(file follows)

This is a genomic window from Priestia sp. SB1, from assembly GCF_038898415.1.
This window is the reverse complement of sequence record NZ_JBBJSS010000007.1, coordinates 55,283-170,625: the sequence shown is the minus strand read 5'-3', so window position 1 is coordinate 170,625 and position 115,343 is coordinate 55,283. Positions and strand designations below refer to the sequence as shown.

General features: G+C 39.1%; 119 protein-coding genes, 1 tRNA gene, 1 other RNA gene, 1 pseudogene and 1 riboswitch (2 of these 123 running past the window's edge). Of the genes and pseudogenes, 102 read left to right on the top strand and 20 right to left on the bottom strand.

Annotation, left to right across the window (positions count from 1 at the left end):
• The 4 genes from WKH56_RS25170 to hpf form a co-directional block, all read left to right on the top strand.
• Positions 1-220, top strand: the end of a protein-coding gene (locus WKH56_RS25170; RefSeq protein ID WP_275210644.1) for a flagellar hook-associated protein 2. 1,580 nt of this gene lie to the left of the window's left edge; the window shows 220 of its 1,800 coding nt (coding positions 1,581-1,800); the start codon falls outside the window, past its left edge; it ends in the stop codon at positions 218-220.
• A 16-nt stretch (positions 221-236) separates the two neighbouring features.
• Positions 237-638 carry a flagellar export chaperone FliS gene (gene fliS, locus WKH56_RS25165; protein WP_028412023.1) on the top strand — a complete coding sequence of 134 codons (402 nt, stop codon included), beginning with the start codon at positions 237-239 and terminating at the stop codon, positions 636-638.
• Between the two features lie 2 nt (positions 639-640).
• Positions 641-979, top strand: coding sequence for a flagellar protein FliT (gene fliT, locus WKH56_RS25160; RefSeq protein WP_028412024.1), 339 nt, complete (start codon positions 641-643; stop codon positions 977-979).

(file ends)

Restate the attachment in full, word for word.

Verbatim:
This is a genomic window from Priestia sp. SB1, from assembly GCF_038898415.1.
This window is the reverse complement of sequence record NZ_JBBJSS010000007.1, coordinates 55,283-170,625: the sequence shown is the minus strand read 5'-3', so window position 1 is coordinate 170,625 and position 115,343 is coordinate 55,283. Positions and strand designations below refer to the sequence as shown.

General features: G+C 39.1%; 119 protein-coding genes, 1 tRNA gene, 1 other RNA gene, 1 pseudogene and 1 riboswitch (2 of these 123 running past the window's edge). Of the genes and pseudogenes, 102 read left to right on the top strand and 20 right to left on the bottom strand.

Annotation, left to right across the window (positions count from 1 at the left end):
• The 4 genes from WKH56_RS25170 to hpf form a co-directional block, all read left to right on the top strand.
• Positions 1-220, top strand: the end of a protein-coding gene (locus WKH56_RS25170; RefSeq protein ID WP_275210644.1) for a flagellar hook-associated protein 2. 1,580 nt of this gene lie to the left of the window's left edge; the window shows 220 of its 1,800 coding nt (coding positions 1,581-1,800); the start codon falls outside the window, past its left edge; it ends in the stop codon at positions 218-220.
• A 16-nt stretch (positions 221-236) separates the two neighbouring features.
• Positions 237-638 carry a flagellar export chaperone FliS gene (gene fliS, locus WKH56_RS25165; protein WP_028412023.1) on the top strand — a complete coding sequence of 134 codons (402 nt, stop codon included), beginning with the start codon at positions 237-239 and terminating at the stop codon, positions 636-638.
• Between the two features lie 2 nt (positions 639-640).
• Positions 641-979, top strand: coding sequence for a flagellar protein FliT (gene fliT, locus WKH56_RS25160; RefSeq protein WP_028412024.1), 339 nt, complete (start codon positions 641-643; stop codon positions 977-979).